Images are widely available on the Internet. In fact, doing a simple search can yield hundreds of images that can easily be copied and pasted, or downloaded for later use. However, because images are readily accessible does not mean they are without copyright protection, although determining the identity of a copyright owner is not always obvious or easy. For this reason, online entities often include the disclaimer, "image may be subject to copyright" on or near photos.
Copyright law protects original works of authorship, including artistic, literary, dramatic and musical works. For example, books, movies, songs and software may be copyrighted. Original works on a website, such as photos, artwork and writing, are also copyrightable. To use a copyrighted work, permission must be obtained from the copyright owner. Sometimes permission is not required because the use meets an exception; for example, the work may be old enough to be in the public domain. Using someone's work without permission is copyright infringement, which can result in a lawsuit and penalties, such as damages and attorney fees.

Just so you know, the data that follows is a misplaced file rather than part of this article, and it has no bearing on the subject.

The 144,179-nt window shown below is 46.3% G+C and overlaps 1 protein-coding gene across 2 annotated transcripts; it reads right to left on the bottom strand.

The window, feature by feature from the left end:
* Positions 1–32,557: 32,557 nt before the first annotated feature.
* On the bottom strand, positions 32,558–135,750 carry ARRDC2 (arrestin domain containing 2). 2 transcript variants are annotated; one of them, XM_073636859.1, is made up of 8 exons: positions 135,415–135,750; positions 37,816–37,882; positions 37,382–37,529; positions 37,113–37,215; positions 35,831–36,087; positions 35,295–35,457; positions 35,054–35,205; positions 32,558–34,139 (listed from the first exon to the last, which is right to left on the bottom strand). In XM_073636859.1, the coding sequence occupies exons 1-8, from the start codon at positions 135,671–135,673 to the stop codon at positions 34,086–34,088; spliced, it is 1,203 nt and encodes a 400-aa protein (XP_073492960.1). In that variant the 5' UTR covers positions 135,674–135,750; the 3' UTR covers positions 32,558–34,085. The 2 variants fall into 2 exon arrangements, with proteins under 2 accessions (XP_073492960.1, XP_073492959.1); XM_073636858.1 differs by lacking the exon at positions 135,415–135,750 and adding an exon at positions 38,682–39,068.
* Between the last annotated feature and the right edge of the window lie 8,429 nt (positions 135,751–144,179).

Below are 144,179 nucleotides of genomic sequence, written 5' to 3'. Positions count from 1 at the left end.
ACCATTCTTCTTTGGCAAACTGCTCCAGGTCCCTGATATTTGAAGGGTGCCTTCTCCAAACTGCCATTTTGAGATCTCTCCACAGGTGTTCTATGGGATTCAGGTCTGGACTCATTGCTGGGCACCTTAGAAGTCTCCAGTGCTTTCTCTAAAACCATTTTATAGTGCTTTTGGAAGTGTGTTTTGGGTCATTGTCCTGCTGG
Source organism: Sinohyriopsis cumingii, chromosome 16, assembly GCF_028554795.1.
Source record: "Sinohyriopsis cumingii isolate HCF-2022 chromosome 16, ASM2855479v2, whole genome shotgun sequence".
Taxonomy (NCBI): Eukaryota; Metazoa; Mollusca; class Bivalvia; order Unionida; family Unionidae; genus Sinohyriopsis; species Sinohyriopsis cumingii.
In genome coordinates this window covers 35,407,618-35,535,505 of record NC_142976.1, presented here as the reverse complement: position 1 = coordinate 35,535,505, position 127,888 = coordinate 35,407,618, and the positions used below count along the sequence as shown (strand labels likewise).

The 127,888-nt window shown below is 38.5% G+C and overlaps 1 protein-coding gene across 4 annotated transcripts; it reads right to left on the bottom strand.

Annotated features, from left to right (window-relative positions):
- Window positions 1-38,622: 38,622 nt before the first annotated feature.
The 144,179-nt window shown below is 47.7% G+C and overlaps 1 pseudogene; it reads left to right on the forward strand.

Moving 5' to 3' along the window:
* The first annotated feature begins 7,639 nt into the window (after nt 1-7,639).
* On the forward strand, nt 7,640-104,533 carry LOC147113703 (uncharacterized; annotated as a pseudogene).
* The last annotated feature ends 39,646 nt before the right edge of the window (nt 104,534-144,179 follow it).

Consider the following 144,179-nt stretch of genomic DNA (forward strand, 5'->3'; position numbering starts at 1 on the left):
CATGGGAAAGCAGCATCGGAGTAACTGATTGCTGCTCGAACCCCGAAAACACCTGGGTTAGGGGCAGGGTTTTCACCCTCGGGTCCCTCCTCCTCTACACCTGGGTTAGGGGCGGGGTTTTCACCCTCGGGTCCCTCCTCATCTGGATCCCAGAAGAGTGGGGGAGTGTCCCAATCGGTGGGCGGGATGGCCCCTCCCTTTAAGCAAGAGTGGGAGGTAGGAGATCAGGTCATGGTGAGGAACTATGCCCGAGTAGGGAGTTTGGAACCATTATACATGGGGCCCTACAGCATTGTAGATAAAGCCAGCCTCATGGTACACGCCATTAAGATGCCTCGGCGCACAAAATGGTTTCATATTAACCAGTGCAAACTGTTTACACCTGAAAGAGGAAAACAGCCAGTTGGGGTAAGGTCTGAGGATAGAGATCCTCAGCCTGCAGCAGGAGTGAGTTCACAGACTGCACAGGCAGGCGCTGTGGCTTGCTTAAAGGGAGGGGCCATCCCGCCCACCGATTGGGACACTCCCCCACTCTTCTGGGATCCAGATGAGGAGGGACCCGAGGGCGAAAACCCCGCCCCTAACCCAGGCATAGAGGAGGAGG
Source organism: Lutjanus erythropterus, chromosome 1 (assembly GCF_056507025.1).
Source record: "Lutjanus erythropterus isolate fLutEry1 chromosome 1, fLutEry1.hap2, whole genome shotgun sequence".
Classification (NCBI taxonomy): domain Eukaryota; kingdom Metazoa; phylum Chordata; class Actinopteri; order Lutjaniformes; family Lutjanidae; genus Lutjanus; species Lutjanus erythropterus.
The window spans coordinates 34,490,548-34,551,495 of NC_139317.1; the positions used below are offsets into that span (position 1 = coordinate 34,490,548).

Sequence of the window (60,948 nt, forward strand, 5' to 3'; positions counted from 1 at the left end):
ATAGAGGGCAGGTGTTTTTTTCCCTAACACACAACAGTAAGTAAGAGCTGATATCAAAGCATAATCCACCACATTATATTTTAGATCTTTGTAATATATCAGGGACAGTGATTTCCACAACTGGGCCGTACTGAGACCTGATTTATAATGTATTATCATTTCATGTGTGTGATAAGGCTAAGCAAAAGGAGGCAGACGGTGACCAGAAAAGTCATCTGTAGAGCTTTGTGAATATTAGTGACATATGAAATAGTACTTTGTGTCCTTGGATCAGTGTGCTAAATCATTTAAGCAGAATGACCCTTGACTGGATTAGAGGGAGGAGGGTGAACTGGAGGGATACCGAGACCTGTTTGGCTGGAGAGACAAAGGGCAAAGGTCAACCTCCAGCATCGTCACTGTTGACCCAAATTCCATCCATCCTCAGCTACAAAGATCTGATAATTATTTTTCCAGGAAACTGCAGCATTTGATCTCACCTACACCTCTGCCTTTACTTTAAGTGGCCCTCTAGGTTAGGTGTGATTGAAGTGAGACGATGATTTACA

Search engines return images when you conduct an Internet search. Along with the search results, you may see the disclaimer, "image may be subject to copyright." This may also appear on or near an individual photograph. This language places the user on notice that someone may own the copyright to the image. As a result, the user cannot reproduce, distribute or otherwise publicly display the photos without permission from the copyright owner, unless the use meets an exception. Similar disclaimers may also appear on individual websites.